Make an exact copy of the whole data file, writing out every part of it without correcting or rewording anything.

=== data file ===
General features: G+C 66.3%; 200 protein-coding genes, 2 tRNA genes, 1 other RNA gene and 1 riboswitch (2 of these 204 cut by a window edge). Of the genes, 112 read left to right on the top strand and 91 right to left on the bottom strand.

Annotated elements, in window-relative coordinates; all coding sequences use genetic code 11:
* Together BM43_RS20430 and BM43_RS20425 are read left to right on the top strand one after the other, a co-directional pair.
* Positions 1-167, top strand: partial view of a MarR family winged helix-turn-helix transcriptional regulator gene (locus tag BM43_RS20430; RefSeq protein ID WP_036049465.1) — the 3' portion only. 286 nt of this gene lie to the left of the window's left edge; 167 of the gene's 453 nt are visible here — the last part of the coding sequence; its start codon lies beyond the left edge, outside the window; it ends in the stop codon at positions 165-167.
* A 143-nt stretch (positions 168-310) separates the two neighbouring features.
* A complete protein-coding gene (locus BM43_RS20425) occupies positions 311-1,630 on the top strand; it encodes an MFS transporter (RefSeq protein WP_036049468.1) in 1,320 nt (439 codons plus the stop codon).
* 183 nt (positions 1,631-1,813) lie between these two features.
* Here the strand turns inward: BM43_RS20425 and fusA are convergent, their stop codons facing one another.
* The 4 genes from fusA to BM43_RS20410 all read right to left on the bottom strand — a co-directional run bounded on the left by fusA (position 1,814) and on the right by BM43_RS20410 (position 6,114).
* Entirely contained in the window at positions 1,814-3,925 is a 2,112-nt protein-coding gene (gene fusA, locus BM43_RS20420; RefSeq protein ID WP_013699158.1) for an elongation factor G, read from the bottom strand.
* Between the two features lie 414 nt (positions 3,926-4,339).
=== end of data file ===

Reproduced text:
General features: G+C 66.3%; 200 protein-coding genes, 2 tRNA genes, 1 other RNA gene and 1 riboswitch (2 of these 204 cut by a window edge). Of the genes, 112 read left to right on the top strand and 91 right to left on the bottom strand.

Annotated elements, in window-relative coordinates; all coding sequences use genetic code 11:
* Together BM43_RS20430 and BM43_RS20425 are read left to right on the top strand one after the other, a co-directional pair.
* Positions 1-167, top strand: partial view of a MarR family winged helix-turn-helix transcriptional regulator gene (locus tag BM43_RS20430; RefSeq protein ID WP_036049465.1) — the 3' portion only. 286 nt of this gene lie to the left of the window's left edge; 167 of the gene's 453 nt are visible here — the last part of the coding sequence; its start codon lies beyond the left edge, outside the window; it ends in the stop codon at positions 165-167.
* A 143-nt stretch (positions 168-310) separates the two neighbouring features.
* A complete protein-coding gene (locus BM43_RS20425) occupies positions 311-1,630 on the top strand; it encodes an MFS transporter (RefSeq protein WP_036049468.1) in 1,320 nt (439 codons plus the stop codon).
* 183 nt (positions 1,631-1,813) lie between these two features.
* Here the strand turns inward: BM43_RS20425 and fusA are convergent, their stop codons facing one another.
* The 4 genes from fusA to BM43_RS20410 all read right to left on the bottom strand — a co-directional run bounded on the left by fusA (position 1,814) and on the right by BM43_RS20410 (position 6,114).
* Entirely contained in the window at positions 1,814-3,925 is a 2,112-nt protein-coding gene (gene fusA, locus BM43_RS20420; RefSeq protein ID WP_013699158.1) for an elongation factor G, read from the bottom strand.
* Between the two features lie 414 nt (positions 3,926-4,339).